Cyclone Nargis in Myanmar: One year onMay 2, 2009
Cyclone Nargis: One Year Anniversary | watch larger version
It was a year ago today when Cyclone Nargis struck the coast of Myanmar, leaving a trail of unprecedented destruction: 140,000 lives were lost and the livelihoods of 2.4 million people were shattered.
One year on, considerable progress has been made, greatly due to the involvement of local communities in the relief response and the recovery process. Despite being overwhelmed by the loss of their loved ones and their material possessions, people in the affected villages reached out and supported each other in a swift and resilient manner.
Building back better
Another important factor was the close cooperation between local, national and international partners, helping the communities build back better and providing renewed hope for the future.
UNDP was the only UN agency with field offices in the Nargis-affected Delta and was therefore able to mobilize resources within 24 hours. UNDP teams were sent in to assess the disaster, deliver relief items and provide support to the affected populations.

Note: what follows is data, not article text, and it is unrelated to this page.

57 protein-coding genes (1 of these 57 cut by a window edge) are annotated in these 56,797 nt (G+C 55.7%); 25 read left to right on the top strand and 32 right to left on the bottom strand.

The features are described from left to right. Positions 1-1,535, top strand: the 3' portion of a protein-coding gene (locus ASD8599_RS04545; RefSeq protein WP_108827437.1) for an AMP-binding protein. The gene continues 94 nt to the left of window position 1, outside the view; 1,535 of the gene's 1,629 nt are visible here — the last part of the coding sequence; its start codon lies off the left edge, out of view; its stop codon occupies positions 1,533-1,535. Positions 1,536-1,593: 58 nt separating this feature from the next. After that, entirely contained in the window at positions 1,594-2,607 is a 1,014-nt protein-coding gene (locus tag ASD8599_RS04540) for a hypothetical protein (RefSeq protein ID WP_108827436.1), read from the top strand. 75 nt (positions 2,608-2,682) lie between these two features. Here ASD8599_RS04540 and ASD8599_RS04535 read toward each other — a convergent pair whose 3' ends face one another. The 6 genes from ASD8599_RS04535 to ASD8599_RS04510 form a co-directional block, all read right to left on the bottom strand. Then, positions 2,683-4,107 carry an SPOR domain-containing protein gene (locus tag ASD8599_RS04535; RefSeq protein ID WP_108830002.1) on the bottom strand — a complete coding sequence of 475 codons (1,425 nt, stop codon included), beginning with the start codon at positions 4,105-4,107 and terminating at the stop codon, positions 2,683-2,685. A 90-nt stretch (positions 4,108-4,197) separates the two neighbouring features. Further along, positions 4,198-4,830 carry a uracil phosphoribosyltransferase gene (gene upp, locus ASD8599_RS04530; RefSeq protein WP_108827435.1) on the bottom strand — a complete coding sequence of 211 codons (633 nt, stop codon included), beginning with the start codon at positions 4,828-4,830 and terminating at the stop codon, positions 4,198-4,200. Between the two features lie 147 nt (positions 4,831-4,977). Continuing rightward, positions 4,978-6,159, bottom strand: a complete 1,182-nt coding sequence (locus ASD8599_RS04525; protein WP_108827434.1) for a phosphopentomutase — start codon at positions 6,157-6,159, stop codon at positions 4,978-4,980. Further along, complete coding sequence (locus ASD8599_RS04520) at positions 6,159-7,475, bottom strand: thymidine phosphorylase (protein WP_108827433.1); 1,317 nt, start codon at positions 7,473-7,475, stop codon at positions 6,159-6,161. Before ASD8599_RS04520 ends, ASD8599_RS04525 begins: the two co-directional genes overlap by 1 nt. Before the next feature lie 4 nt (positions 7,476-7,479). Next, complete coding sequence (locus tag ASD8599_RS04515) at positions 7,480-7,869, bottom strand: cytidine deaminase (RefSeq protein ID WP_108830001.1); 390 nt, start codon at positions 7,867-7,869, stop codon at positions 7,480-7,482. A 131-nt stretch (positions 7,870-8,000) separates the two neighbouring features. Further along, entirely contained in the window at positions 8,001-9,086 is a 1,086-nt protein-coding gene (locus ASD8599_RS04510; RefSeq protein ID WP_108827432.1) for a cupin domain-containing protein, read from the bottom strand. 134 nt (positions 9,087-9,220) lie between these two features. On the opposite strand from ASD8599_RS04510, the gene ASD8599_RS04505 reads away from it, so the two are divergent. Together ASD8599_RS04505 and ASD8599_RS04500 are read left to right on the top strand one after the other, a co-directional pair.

With partners, UNDP has worked in 580 villages to rebuild shelter, educational and health facilities. These activities have benefited more than 260,000 people living in the five most severely affected townships in the Delta.
Throughout the entire process, UNDP worked with local communities to identify their own priorities, design and implement initiatives and effectively monitor and evaluate their recovery. This was established with transparency and accountability in a way that made sure that the resources reached the people who needed them most.
The rebuilding process is ongoing. Livelihoods of the affected communities are still being restored. As the monsoon planting season approaches, one of the major goals for 2009 will be to improve villagers’ skills to better deal with future disasters – and swiftly build more cyclone-resistant shelters. This is an opportunity to invest in the future, giving new impetus to address long-standing issues: access to safe water and sanitation, managing the risk of natural disasters, supporting livelihoods in a sustainable way and empowering local communities.